Swimming Pool Safe During Coronavirus

Pools and gyms have closed down as a result of the coronavirus pandemic. This is all aimed to stop or slow the spread of COVID-19. This virus has already affected thousands and is predicted to affect millions. There is so much conflicting information in the media right now. It can be hard to know what to believe. For the avid swimmers out there, we have some facts that you need to know.

Can COVID-19 be transmitted by water?

The short answer is no. It is a respiratory virus which means it is transmitted through droplets of mucus and saliva. These are only expelled during coughs and sneezes. The droplets can travel unnoticed to another person allowing the virus to enter their nose, mouth, or eyes.

While studies still continue, this is deemed to be the only method of transmission at this time. There does not appear to be transmitted through water. However, research is continuing to look into all modes of transmission for the public.

The Center for Disease Control and Prevention released a statement that COVID-19 has not been detected in drinking water. The standard water treatment methods should be able to remove any sign of the virus should it get into the water.

Can chlorine kill the virus?

Many pool owners want to know if the chlorine in their pool will kill COVID-19. Assuming the pool is properly maintained a normal amount will kill the virus. The chemicals used to clean your pool are disinfectants and can work against the virus. To date, there is no evidence that the virus can spread through pool water or hot tubs to people.

Can I go swimming?

Of all the activities you can do right now, swimming is probably the safest. Especially if you have your own swimming pool. Pools that are public or part of a gym is likely closed. If you have your own pool, and it is properly maintained, swimming is safe. Public pools are not safe because of exposure on your way to the pool. Not the pool itself. There are surfaces (doors, lockers, benches, showers) you have to touch that may be contaminated.

Evidence is showing that COVID-19 can cling to surfaces like plastic and steel. It can stay there happily for up to three days. It can also hang in air droplets called aerosols for thirty minutes. At that point, it then settles onto a surface. The risk of transmission through the surface is low, but you need to be cautious.

The best way to reduce the risk is regularly washing your hands and practicing good hygiene.

Since swimming laps at a public pool is not an option, you can safely swim at home. Theoretically, if you could go swim laps alone without touching any surfaces or coming into contact with another person. But is this a risk you want to take. Local agencies made the decision for you by closing these establishments.

What about swimming in open water?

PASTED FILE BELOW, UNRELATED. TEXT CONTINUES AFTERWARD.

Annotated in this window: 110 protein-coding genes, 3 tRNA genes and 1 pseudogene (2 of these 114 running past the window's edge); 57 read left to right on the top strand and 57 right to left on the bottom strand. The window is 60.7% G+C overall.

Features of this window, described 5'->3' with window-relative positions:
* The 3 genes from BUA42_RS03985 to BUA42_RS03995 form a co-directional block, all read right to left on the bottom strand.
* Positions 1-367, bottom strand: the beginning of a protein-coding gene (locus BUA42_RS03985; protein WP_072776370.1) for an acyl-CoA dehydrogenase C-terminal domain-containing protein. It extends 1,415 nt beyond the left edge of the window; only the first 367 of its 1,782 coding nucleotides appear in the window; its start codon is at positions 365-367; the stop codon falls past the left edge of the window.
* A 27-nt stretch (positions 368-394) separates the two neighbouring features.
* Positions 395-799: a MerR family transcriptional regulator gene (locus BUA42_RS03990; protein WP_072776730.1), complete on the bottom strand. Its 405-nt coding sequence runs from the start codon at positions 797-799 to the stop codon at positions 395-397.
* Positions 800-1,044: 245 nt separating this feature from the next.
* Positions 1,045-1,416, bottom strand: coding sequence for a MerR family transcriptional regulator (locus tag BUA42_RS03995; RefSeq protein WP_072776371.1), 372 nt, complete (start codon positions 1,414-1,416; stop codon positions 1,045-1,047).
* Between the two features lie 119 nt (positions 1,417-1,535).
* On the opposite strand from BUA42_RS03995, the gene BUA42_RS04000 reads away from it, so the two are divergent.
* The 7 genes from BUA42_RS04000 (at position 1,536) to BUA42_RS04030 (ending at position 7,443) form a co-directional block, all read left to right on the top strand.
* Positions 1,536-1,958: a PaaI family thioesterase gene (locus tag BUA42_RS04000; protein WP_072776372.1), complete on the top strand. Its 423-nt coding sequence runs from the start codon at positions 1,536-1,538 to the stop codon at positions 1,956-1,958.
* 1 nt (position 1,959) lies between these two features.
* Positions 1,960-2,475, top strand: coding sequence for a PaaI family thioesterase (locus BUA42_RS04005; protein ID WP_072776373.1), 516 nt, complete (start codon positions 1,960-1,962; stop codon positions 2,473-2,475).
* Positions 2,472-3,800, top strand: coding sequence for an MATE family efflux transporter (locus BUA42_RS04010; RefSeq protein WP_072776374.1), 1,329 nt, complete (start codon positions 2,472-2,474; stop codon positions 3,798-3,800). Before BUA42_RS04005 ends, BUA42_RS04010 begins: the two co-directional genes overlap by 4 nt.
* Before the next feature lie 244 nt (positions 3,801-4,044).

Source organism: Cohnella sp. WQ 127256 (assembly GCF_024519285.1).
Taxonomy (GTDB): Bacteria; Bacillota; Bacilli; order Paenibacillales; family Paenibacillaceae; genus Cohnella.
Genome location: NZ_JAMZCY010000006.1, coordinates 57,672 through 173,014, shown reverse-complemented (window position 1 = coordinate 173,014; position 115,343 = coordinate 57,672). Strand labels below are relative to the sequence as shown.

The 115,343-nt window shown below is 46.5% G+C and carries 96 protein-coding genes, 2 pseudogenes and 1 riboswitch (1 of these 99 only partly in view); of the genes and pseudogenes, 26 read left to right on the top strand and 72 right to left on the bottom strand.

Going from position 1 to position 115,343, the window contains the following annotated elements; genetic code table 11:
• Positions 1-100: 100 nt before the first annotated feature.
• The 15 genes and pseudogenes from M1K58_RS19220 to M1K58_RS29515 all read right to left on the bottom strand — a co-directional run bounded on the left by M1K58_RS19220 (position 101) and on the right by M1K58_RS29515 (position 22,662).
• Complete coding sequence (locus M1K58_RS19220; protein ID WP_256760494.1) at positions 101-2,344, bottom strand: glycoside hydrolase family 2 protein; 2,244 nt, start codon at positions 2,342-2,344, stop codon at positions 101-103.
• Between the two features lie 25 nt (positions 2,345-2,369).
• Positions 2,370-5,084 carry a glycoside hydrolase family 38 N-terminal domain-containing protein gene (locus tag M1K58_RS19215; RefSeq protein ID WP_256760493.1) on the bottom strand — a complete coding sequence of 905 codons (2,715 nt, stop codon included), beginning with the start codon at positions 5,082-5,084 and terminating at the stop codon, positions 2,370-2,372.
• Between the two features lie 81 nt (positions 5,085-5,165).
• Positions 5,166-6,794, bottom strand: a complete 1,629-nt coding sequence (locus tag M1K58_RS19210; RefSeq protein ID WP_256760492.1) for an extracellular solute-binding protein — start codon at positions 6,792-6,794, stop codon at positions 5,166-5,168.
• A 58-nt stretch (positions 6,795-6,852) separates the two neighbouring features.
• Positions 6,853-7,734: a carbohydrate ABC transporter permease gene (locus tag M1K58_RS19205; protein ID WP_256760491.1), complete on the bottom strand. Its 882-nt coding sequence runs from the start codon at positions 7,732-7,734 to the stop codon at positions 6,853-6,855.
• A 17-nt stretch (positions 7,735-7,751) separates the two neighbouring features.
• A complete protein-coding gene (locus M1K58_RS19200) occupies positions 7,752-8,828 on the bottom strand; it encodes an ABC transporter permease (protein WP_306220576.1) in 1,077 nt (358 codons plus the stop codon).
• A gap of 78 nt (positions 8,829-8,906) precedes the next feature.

The virus is not a concern in open waters. The flow and dilution of larger bodies of water keep it safe. The trouble is that the waters will be very cold. You can swim alone, there will not be a person within 6 feet of you. But without the proper clothing, you can get hypothermia. If this is your only option for swimming, take care, wear protective clothing, and proceed with caution.

What does “flatten the curve” mean?

This phrase simply means to reduce the number of cases and slow the spread. The idea is to keep hospitals from becoming overwhelmed with cases. They can better help and treat those affected if their resources are not stretched so thinly. If hospital and ICU beds are full and resources are low, nurses and doctors will have less abilities to save people.

Healthcare workers themselves are at great risk every day. We need to reduce the stress placed on them as much as possible. When people are tired, they make mistakes. These are people we do not want making mistakes right now. So they need your support.

When hospitals become flooded with cases, there is a difficulty in deciding who to treat. Who gets life-saving treatment and who doesn’t. We are currently not equipped to handle a mass-infection, so we need to slow the spread. The general public does this by practicing social distancing and staying at home as much as possible.

In addition to this, you can flatten the curve by:

Washing your hands frequently, particularly after being in public,or after blowing your nose, sneezing, or coughing. Wash with soap and warm water for at least 20 seconds each time. If soap is not available, use a hand sanitizer that contains at least 60 percent alcohol.

Avoid touching your face, particularly your eyes, nose, and mouth with unwashed hands.
Avoid close contact with people who are sick or who may have been exposed to the virus. Stay at least 6 feet away from others.

Stay home if you’re sick. If you develop symptoms or think you may have been exposed to the virus, call your healthcare provider for advice. Do not go directly to the office or the emergency room.

Cover coughs and sneezes with a tissue and then throw used tissues in the trash and immediately wash your hands thoroughly.

If you are sick and must go out in public, wear a face mask. If you are not sick, skip the face mask so that more supplies will be available to healthcare workers and others that really need them.

Clean and disinfect frequently touched surfaces daily. Use rubbing alcohol, diluted bleach, and hydrogen peroxide if disinfectant is not available.

COVID-19 is a serious pandemic but you do not have to turn into a couch potato. These times are stressful and exercise will be a good way to calm the nerves. If you do not have access to a pool, try a new form of fitness. Running, walking, cycling, or even trying a yoga video. If you can swim, then feel free and safe to do so.


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